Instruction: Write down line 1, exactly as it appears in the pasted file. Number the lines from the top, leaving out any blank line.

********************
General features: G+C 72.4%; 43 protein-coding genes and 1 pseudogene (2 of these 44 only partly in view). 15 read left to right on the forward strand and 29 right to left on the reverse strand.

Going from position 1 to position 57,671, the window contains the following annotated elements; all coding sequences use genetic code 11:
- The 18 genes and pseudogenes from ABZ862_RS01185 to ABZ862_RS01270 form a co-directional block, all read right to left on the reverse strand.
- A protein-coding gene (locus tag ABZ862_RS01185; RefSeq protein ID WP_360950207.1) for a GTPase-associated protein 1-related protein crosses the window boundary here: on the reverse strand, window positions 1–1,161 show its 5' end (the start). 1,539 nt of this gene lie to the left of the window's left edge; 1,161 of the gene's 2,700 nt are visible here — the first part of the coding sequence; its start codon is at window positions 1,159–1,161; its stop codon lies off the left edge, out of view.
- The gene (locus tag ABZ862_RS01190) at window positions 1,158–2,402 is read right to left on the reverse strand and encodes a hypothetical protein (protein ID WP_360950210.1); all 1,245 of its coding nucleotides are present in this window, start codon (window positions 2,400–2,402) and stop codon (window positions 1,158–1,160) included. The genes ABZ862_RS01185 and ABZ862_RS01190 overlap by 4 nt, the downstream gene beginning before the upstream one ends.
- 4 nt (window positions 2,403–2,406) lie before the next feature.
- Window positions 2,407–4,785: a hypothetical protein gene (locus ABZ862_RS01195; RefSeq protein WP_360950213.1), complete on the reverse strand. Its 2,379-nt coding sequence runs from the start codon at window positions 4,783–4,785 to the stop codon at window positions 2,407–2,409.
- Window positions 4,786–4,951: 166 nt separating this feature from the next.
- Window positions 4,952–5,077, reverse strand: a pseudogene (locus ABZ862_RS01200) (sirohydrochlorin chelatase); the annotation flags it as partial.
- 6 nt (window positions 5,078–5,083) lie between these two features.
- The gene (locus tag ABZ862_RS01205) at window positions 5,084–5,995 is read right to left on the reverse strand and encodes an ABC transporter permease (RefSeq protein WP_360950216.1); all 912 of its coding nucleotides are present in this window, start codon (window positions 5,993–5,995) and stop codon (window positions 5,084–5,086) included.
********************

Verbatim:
General features: G+C 72.4%; 43 protein-coding genes and 1 pseudogene (2 of these 44 only partly in view). 15 read left to right on the forward strand and 29 right to left on the reverse strand.